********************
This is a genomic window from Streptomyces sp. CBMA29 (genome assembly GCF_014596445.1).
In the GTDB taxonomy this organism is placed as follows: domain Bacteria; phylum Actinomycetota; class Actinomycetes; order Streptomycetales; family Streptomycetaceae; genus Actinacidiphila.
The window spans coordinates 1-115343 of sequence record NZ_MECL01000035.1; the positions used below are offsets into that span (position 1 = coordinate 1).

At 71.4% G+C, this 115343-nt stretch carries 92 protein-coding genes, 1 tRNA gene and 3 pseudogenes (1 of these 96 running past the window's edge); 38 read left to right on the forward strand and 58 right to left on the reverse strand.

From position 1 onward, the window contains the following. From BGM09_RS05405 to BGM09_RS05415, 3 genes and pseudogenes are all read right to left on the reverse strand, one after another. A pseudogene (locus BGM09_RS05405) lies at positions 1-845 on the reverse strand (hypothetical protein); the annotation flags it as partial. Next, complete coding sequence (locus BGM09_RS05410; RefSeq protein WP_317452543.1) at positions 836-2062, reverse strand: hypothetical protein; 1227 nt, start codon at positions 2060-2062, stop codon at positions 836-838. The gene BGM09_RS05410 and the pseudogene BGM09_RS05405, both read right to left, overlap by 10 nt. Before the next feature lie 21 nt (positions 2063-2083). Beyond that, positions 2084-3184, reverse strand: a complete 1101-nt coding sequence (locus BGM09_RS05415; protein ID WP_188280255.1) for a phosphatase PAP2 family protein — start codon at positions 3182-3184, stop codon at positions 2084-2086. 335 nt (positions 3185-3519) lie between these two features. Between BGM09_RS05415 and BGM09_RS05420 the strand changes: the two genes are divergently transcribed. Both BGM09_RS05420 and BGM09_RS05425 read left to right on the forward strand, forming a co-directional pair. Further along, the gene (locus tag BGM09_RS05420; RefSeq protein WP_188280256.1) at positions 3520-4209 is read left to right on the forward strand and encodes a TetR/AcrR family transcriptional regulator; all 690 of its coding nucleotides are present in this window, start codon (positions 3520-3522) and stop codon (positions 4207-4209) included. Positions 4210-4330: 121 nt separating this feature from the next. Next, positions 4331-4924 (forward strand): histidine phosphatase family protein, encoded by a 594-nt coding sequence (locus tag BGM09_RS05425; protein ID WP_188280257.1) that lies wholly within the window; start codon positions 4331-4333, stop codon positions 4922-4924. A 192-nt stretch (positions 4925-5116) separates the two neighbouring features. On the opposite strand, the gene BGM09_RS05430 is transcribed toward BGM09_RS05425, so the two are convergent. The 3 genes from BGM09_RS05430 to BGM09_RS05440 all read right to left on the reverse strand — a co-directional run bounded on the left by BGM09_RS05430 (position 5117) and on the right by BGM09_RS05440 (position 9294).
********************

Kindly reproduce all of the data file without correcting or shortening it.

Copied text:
This is a genomic window from Streptomyces sp. CBMA29 (genome assembly GCF_014596445.1).
In the GTDB taxonomy this organism is placed as follows: domain Bacteria; phylum Actinomycetota; class Actinomycetes; order Streptomycetales; family Streptomycetaceae; genus Actinacidiphila.
The window spans coordinates 1-115343 of sequence record NZ_MECL01000035.1; the positions used below are offsets into that span (position 1 = coordinate 1).

At 71.4% G+C, this 115343-nt stretch carries 92 protein-coding genes, 1 tRNA gene and 3 pseudogenes (1 of these 96 running past the window's edge); 38 read left to right on the forward strand and 58 right to left on the reverse strand.

From position 1 onward, the window contains the following. From BGM09_RS05405 to BGM09_RS05415, 3 genes and pseudogenes are all read right to left on the reverse strand, one after another. A pseudogene (locus BGM09_RS05405) lies at positions 1-845 on the reverse strand (hypothetical protein); the annotation flags it as partial. Next, complete coding sequence (locus BGM09_RS05410; RefSeq protein WP_317452543.1) at positions 836-2062, reverse strand: hypothetical protein; 1227 nt, start codon at positions 2060-2062, stop codon at positions 836-838. The gene BGM09_RS05410 and the pseudogene BGM09_RS05405, both read right to left, overlap by 10 nt. Before the next feature lie 21 nt (positions 2063-2083). Beyond that, positions 2084-3184, reverse strand: a complete 1101-nt coding sequence (locus BGM09_RS05415; protein ID WP_188280255.1) for a phosphatase PAP2 family protein — start codon at positions 3182-3184, stop codon at positions 2084-2086. 335 nt (positions 3185-3519) lie between these two features. Between BGM09_RS05415 and BGM09_RS05420 the strand changes: the two genes are divergently transcribed. Both BGM09_RS05420 and BGM09_RS05425 read left to right on the forward strand, forming a co-directional pair. Further along, the gene (locus tag BGM09_RS05420; RefSeq protein WP_188280256.1) at positions 3520-4209 is read left to right on the forward strand and encodes a TetR/AcrR family transcriptional regulator; all 690 of its coding nucleotides are present in this window, start codon (positions 3520-3522) and stop codon (positions 4207-4209) included. Positions 4210-4330: 121 nt separating this feature from the next. Next, positions 4331-4924 (forward strand): histidine phosphatase family protein, encoded by a 594-nt coding sequence (locus tag BGM09_RS05425; protein ID WP_188280257.1) that lies wholly within the window; start codon positions 4331-4333, stop codon positions 4922-4924. A 192-nt stretch (positions 4925-5116) separates the two neighbouring features. On the opposite strand, the gene BGM09_RS05430 is transcribed toward BGM09_RS05425, so the two are convergent. The 3 genes from BGM09_RS05430 to BGM09_RS05440 all read right to left on the reverse strand — a co-directional run bounded on the left by BGM09_RS05430 (position 5117) and on the right by BGM09_RS05440 (position 9294).